13 March, 2019 – Episode 712 – Daylight Science Time!


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What is in the This Week in Science Podcast?

Spending Cuts For Science, Mammoth Mouse, Art Rocks, Transient Anatomy, Horseshoe Spiders, Festival Henge, Dusty Space, Pain Pits?, Controlling Birth Control, Allergy Meds, Physics Combs, Work Gratitude, And Much More…

Want to listen to a particular story from TWIS, the This Week in Science podcast? You can do that here. Just look for the time-code link in the description.


People have opinions about everything.
And while deep learning algorithms set to work on determining how often those opinions turn out to represent reality throughout history are either still running with no end in sight…
Or, have crashed due to human programming errors…
Preliminary data suggests that in general…
humans are no more accurate at forming opinions that represent reality at age 8 than they are at age 80…
And, even this was far below the threshold of coin flipping between the actual answer and utter nonsense.
(seven year old opinions were excluded from the study because of their uncanny ability to recognize nonsense…
and, by elimination, choose the correct answer every time.)
The following program is designed to assist in disregarding human opinions about how the world works.
By listening carefully you will accumulate the knowledge required to deflect erroneous opinions in favor of super awesome facts…
If you listen carelessly you might get some things wrong, but you’ll still be well ahead of the average human.
We offer this service free of charge because we too understand what it’s like to be curious about reality in a sea of self-deluding human opinions…
And in our sometimes less than humble opinion,
there is no better way to stay above the opinionated fray than…
This Week in Science,
Coming Up Next…

What Are This Week’s Top Stories?

Spending Cuts For Science
The Trump administration’s proposed budget for 2020 is full of massive cuts for federally funded science.

Mammoth Mouse
Researchers were able to get nuclei from 24,000 year old mammoth cells to partially activate when put inside mouse oocytes.

Ancient art reveals origin of “stork” theory on where babies come from…
… or, it’s suggestive of early communication efforts by humans.

Blair’s Animal Corner!… with Blair!

Ah, the transient anus
Ctenophores answer the age old question, why poop? And from where? And how??

Horseshoe crabs are not crabs
They are indeed, arachnids!

Support us on Patreon!

This Week in What Has Science Done for me Lately?!?

“Hi Kiki,
My “WHSDFML” is more What Has Science Done for a Stranger Lately.

I have been on the non-profit bone marrow donor registry from BeTheMatch.org for 9 years. Last month, I donated peripheral blood stem cells for a person who I matched with, a patient with ALL (acute lymphoblastic leukemia). This is often the last resort for someone battling this disease. It was a simple process with (for me) zero side effects other than the wonderful feeling that SCIENCE has discovered a simple and effective method that let me give a stranger another shot at life.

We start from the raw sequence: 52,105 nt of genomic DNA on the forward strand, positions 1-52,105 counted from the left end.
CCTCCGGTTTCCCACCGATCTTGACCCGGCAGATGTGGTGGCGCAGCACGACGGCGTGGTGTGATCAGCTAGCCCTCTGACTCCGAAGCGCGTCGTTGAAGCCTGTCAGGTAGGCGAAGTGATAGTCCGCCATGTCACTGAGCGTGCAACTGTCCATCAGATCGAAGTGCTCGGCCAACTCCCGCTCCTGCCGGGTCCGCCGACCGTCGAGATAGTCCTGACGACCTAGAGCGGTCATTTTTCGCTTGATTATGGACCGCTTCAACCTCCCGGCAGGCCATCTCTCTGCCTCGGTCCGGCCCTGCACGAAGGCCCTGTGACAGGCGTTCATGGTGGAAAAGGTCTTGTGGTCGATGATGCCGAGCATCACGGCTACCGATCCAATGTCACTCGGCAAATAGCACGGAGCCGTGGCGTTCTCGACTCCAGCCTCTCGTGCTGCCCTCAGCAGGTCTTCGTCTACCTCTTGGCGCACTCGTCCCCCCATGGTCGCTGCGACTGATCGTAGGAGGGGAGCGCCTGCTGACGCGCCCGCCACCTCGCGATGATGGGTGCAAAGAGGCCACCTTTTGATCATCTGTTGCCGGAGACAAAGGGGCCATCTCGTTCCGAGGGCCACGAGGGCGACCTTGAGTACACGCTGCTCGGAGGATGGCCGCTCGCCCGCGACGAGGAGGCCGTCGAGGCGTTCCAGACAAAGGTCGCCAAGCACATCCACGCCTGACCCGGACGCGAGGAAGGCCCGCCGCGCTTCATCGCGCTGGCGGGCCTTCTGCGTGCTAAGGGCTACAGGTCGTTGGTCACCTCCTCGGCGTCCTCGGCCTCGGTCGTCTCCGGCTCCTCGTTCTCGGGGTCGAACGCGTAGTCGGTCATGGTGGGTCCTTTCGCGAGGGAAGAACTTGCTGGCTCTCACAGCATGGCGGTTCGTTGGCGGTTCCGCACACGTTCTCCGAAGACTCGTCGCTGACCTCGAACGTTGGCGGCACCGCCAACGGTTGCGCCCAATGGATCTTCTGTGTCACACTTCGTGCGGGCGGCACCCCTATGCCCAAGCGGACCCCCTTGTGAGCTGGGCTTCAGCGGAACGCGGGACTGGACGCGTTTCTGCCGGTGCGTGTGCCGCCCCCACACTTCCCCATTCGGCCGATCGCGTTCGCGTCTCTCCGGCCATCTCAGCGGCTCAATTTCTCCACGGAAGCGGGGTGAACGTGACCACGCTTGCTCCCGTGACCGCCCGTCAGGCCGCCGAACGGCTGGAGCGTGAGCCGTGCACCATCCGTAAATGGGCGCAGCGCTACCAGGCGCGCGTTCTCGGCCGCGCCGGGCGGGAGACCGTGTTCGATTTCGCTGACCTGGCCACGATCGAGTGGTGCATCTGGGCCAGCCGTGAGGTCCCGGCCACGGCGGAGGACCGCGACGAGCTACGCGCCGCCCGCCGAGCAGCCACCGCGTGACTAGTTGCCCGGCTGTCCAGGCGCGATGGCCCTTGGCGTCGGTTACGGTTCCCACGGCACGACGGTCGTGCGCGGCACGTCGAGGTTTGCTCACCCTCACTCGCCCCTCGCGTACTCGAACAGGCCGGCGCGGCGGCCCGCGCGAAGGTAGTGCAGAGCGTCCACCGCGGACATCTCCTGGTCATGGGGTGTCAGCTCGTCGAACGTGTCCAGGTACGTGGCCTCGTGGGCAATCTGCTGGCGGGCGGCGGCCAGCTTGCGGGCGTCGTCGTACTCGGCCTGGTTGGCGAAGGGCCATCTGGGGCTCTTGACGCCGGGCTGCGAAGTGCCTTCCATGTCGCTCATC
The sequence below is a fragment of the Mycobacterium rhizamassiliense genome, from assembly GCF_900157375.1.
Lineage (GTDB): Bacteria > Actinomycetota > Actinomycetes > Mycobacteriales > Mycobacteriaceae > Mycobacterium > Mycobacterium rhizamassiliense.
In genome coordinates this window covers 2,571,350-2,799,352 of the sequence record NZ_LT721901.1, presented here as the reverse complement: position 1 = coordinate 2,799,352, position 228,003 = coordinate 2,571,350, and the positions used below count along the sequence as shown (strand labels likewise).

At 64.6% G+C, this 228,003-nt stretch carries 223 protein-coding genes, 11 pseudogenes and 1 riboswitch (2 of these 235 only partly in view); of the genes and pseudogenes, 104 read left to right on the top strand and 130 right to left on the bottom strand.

The standard method of blood stem cell donation used to be bone marrow aspiration, where the cells are obtained by drilling into a bone and sucking out marrow. Needless to say, this life-saving process is painful, invasive, and requires significant recovery. SCIENTISTS developed a drug to help stimulate blood stem cells in cancer patients receiving chemotherapy, and realized it was also a good way to stimulate bone stem cell production in donor patients.

After 5 days of injections with this medication, my white blood cell count was high enough to have the blood stem cells harvested through aphoresis, similar to platelet collection. A small amount of blood was removed, the desired cells harvested, and the remainder blood was put back. After a few hours enough cells were harvested to be able to repopulate the recipient’s entire blood system. I felt totally normal two days later, after essentially providing a life-saving organ transplant.

I encourage all TWIS listeners to sign up to be on the registry. Donor blood stem cells are used to treat many different, mostly life-threatening diseases. It is quite rare to match with a patient, so I feel particularly lucky to have been able to do this for another person. Check out BeTheMatch.org to learn how to get on the registry.
Thank you to the three of you for bringing amazing science to the spotlight every week.

Kindest regards, Ashleigh”

And, NOW, Some Science News From This Week in Science

Stonehenge Mystery SOLVED!

Dusty Space
Turns out there are dust rings around the sun that follow the paths of the inner planets. Perhaps they will tell us about our solar system.

Anti-inflammatory Avocado Pits
Don’t eat avocado pits, but maybe look forward to medicines based on their anti-inflammatory powers.

Birth control Not Working?
Some women have a gene that helps hormone breakdown, and could explain why birth control doesn’t work for everyone.

Allergic To Meds?
The extra stuff in medication could be causing you trouble.

And, finally, Some Quick Science News Stories To End The Show

The scientific way to comb hair Start at the end of course!
Thanks physics?

Be Grateful…
At work!

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I'm the host of this little science show.